Sweet Havana of Comandante
This movie recalls vigorously some essential humanistic messages of the Italian neorealism brightly managing in the same time the modern digital techniques. It tells the stories of 8 habaneros, taken in the middle of their everyday life. The dramatic structure is classic: 24 hours in Havana, from sunrise to sunrise. The stories develop fluently in a parallel way as the “movements” of a barocco musical suite, incerting a great variety of Cuban songs and rythms. And the stuff that puts together all these different fragments is the intimist and intensively tender vision of the director Fernando Perez (born 1944 in Havana).
“Suite Havana”, his 6th feature, could be seen as a documentary – for treating real persons “playing” in front of the camera their own lives, but this is a fiction too – because of the mise-en-scene of the real actions, with lightning, plan-contraplans, grues, dolly etc. People became actors without stopping being themselves. No interviews, no dialogues, not a single word pronounced interrupt the strong hypnotic flow of the images (brilliant achievement of Raul Perez Uretra, one of the best Cuban directors of photography), the touching musical score and the orchestration of authentic sounds.
Fernando Pérez confesses his inspiration from such classics as Walter Ruttmann’s “Berlin – Symphony of the big City” and Godfrey Reggio’s “Kooyanisqatsi”, but his “Suite Havana” remains totally original and personal art-work without a single cliché. The traditional “dramatic” conflict has disappeared – the great director’s challenge was to “communicate the conflicts not through big dramatic actions, but through everyday situations”. Just “Les choses de la vie” (“Things of Life”), not an acute critical vision (although the public sees it generally this way). Pérez focused essentially on the “value of the little things” – a father (architect, retired from work to take care of his son) kissing good night his down child, a lady carefully praparing the travestite costume of her husband, playing in a cabaret, an old woman slowly cleaning peanuts for dinner, a doctor playing a clown in children’s shows removing his make-up… All the power of this speachless movie comes from the sincere, open and spontaneous attitude both of the “characters” and the director. After the emotions (the picture has an intensive emotional impact, being half a documentary) comes the reflexion – deeply melancholic and appealing at the difficult and dramatic human condition.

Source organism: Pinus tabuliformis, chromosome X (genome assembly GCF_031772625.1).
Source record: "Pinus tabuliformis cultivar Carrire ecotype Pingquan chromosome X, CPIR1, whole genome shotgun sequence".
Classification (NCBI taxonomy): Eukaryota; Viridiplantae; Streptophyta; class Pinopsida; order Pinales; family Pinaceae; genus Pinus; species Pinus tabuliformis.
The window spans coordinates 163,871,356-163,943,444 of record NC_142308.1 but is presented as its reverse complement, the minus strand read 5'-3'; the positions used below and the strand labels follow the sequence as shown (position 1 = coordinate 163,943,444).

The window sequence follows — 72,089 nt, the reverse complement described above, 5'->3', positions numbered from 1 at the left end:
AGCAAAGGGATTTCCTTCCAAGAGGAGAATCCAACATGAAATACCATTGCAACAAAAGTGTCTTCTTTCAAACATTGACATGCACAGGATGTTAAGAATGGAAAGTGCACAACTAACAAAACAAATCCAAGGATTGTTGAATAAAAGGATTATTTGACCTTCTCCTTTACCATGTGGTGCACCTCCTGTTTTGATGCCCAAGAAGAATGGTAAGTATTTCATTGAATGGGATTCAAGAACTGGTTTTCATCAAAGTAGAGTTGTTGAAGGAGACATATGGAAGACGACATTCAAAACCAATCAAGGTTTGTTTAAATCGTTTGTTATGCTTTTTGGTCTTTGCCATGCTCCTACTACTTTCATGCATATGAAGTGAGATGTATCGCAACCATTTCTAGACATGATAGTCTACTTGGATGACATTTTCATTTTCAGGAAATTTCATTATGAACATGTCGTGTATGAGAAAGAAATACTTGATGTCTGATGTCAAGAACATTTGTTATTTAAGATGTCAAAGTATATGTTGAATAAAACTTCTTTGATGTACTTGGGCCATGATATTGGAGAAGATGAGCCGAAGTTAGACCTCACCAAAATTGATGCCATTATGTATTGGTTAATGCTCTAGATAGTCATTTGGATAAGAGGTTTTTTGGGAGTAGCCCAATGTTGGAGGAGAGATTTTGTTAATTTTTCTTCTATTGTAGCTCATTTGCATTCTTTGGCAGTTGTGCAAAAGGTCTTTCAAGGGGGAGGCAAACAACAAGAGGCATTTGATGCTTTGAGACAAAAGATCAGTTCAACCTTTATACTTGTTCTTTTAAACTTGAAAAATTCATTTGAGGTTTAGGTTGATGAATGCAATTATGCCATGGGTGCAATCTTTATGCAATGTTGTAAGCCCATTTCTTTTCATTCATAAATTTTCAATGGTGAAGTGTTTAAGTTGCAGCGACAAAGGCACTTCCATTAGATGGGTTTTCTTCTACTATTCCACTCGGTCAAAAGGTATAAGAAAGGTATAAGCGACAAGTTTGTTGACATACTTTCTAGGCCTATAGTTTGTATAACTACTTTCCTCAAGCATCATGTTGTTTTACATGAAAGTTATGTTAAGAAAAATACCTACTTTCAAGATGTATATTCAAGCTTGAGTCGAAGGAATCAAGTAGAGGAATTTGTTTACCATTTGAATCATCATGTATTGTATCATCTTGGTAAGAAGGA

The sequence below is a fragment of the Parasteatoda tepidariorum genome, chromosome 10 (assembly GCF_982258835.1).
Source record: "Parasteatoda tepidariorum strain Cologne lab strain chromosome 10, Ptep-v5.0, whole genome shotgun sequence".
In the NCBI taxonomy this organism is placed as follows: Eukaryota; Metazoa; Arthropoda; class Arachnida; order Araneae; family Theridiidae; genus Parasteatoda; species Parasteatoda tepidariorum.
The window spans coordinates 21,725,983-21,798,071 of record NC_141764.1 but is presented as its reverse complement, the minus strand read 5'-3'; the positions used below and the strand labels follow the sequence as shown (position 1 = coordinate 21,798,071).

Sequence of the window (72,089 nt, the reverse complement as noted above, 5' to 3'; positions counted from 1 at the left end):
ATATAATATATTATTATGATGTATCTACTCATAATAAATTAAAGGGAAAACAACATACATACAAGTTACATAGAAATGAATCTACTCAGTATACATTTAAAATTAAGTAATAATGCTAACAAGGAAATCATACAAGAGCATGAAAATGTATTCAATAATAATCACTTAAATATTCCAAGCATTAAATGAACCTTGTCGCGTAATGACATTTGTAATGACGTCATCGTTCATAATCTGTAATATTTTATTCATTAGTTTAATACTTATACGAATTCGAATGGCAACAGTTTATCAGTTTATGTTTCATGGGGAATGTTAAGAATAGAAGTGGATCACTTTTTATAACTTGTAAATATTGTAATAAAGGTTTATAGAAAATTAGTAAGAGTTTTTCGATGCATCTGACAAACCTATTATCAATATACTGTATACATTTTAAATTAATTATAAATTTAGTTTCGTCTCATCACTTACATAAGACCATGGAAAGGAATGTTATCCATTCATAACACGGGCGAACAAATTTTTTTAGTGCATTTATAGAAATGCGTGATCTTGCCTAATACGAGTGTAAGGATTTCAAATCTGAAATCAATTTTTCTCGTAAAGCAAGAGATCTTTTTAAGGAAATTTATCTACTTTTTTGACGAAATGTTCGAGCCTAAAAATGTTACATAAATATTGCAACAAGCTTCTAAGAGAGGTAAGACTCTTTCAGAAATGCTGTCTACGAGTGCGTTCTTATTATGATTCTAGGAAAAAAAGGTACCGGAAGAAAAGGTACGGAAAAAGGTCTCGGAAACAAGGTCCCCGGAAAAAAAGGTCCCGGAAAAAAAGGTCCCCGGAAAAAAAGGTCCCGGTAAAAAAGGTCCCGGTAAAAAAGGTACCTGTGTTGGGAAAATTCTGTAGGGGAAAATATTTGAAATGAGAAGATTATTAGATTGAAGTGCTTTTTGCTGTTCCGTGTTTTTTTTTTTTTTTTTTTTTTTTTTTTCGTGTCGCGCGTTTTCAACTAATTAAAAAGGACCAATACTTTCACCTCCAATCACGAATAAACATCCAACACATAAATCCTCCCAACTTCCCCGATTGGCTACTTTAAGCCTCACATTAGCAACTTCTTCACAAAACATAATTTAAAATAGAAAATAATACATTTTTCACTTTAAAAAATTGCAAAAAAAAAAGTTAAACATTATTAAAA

The “Suite” ends with images of huge Carribean waves striking violently against the piers of the Malecon (Havana’s famous sea avenue). And the last light of the lighthouse at sunsise. And the brief sum up of the dreams of all these ordinary people, wishing just to have a normal life, to love and be loved and accomplish their lives as human beings.
For the audience in Cuba, fighting courageously to survive day to day “Suite Havana” has rapidly become and event, much greater than a good movie. A cult, a manifest of human dignity and moral stoicism.
At the last day of the Festival on a special screening was presented onother documentary – Oliver Stone’s “Comandante” – a close film portait of comandante Fidel Castro that I higly recommend. These two pictures made in a totally different style – one tender and impressionistic, the other aggressive and imposant in the pure Stone’s style could give us an idea of the actual Cuban situation, marking the dimensions of the will to survive with great dignity.
© FIPRESCI 2003